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BMC Cancer. 2018 Jun 25;18(1):684. doi: 10.1186/s12885-018-4591-3.

High expression of the p53 isoform γ is associated with reduced progression-free survival in uterine serous carcinoma.

Author information

1
Centre for Cancer Biomarkers (CCBIO), Department of Clinical Science, Precision Oncology Research Group, University of Bergen, Bergen, Norway. katharina.bischof@uib.no.
2
Department of Gynecology and Obstetrics, Haukeland University Hospital, N-5021, Bergen, Norway. katharina.bischof@uib.no.
3
Department of Oncology, Haukeland University Hospital, 5021, Bergen, Norway.
4
Section of Oncology, Department of Clinical Science, University of Bergen, Bergen, Norway.
5
Department of Pathology, Haukeland University Hospital, 5021, Bergen, Norway.
6
CCBIO, Department of Clinical Medicine, Section for Pathology, University of Bergen, Bergen, Norway.
7
Centre for Cancer Biomarkers (CCBIO), Department of Clinical Science, Precision Oncology Research Group, University of Bergen, Bergen, Norway.
8
Department of Gynecology and Obstetrics, Haukeland University Hospital, N-5021, Bergen, Norway.
9
Bergen Gynaecologic Cancer Research Group, Department of Clinical Medicine, University of Bergen, Bergen, Norway.
10
Department of Internal Medicine, Haematology Section, Haukeland University Hospital, 5021, Bergen, Norway.

Abstract

BACKGROUND:

Uterine serous carcinoma (USC) is a rare but aggressive subtype of endometrial carcinoma. Large-scale comprehensive efforts have resulted in an improved molecular understanding of its pathogenesis, and the p53 pathway has been proposed as a key player and is potentially targetable. Here we attempt to further portray the p53 pathway in USC by assessing p53 isoform expression.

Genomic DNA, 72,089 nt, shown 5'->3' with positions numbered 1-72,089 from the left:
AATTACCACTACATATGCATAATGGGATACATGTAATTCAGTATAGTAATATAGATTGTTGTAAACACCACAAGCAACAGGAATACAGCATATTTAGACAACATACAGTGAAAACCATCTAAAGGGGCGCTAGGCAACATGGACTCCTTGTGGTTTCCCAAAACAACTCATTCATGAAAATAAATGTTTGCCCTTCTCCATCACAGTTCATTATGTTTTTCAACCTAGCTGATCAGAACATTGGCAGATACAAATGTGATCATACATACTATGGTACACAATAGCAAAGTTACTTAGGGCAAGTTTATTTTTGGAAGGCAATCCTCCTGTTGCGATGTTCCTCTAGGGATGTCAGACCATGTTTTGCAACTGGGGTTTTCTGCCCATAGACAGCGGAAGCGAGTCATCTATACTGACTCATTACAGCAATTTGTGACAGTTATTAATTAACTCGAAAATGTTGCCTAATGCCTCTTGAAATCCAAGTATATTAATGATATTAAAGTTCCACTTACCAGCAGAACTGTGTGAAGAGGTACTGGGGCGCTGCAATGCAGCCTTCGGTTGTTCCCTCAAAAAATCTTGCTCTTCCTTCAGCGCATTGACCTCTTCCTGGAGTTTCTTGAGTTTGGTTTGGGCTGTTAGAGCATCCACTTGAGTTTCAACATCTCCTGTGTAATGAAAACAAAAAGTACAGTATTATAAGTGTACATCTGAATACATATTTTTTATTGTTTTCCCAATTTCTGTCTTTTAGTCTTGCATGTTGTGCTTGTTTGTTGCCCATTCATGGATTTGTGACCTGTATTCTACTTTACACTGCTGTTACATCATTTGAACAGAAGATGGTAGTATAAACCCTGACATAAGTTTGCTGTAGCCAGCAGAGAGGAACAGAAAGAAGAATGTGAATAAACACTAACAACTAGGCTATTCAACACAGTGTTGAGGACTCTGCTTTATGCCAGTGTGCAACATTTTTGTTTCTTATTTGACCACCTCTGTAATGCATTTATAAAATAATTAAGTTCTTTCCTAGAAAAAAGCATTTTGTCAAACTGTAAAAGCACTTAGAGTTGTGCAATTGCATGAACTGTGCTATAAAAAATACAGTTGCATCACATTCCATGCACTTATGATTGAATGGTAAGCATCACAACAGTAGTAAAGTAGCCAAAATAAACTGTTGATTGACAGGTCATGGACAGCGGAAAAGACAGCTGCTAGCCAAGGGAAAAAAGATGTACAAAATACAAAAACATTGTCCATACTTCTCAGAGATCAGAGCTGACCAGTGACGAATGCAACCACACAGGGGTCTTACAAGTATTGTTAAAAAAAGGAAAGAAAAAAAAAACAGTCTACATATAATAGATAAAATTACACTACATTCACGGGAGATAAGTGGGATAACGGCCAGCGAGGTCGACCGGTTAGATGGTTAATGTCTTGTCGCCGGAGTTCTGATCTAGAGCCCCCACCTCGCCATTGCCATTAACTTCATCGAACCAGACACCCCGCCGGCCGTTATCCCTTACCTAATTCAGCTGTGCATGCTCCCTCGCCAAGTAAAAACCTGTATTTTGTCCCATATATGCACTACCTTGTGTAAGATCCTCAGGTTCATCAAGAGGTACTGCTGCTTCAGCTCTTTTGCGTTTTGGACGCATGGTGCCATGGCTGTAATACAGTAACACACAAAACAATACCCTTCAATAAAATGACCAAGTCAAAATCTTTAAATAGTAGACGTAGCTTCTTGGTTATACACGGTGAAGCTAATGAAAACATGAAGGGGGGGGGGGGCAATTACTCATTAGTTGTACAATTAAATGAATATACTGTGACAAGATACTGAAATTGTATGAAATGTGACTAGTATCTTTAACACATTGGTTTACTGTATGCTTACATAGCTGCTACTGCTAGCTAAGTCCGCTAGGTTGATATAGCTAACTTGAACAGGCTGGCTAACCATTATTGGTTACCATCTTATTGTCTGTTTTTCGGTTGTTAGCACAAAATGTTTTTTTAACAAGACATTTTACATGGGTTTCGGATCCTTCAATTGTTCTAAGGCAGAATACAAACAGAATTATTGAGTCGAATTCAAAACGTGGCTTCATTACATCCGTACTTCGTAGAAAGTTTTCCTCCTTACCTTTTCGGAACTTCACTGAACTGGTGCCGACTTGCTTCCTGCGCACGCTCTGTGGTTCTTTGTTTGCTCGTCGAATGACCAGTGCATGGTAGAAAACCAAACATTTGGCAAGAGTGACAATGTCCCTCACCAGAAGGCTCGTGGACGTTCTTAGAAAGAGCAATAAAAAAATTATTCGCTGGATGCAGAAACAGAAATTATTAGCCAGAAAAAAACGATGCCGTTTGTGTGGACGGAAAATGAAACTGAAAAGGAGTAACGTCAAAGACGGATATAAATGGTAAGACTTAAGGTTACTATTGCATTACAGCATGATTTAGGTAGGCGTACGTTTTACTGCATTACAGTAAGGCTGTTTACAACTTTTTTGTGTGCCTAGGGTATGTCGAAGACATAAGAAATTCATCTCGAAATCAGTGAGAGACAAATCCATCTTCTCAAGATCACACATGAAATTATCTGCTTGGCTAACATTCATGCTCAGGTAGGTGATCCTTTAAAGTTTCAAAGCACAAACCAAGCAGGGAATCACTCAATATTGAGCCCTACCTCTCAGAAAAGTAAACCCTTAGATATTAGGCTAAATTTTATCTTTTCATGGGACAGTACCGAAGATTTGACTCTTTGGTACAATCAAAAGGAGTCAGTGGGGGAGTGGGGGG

METHODS:

We applied quantitative Real-Time PCRs (RT-qPCR) for expression analyses of total p53 mRNA as well as quantitative distinction of p53β, p53γ, and the total mRNA of amino-terminal truncated Δ40p53 and Δ133p53 in a retrospective cohort of 37 patients with USC. TP53 mutation status was assessed by targeted massive parallel sequencing. Findings were correlated with clinical data.

RESULTS:

The p53 isoform expression landscape in USCs was heterogeneous and dominated by total Δ133p53, while the distinct p53β and p53γ variants were found at much lower levels. The isoform expression profiles varied between samples, while their expression was independent of TP53 mutation status. We found high relative p53γ expression to be associated with reduced progression-free survival (PFS).

CONCLUSIONS:

This is the first indication that elevated p53γ expression is associated with reduced PFS in USC. This single-center study may offer some insight in the landscape of p53 isoform expression in USC, but further validation studies are crucial to understand the context-dependent and tissue-specific role of the p53 isoform network in gynecological cancer.

KEYWORDS:

Biomarker; RT-qPCR; Type II endometrial cancer; Uterine serous carcinoma; mRNA expression analysis; p53 isoforms

PMID:
29940909
PMCID:
PMC6019524
DOI:
10.1186/s12885-018-4591-3
[Indexed for MEDLINE]
Free PMC Article

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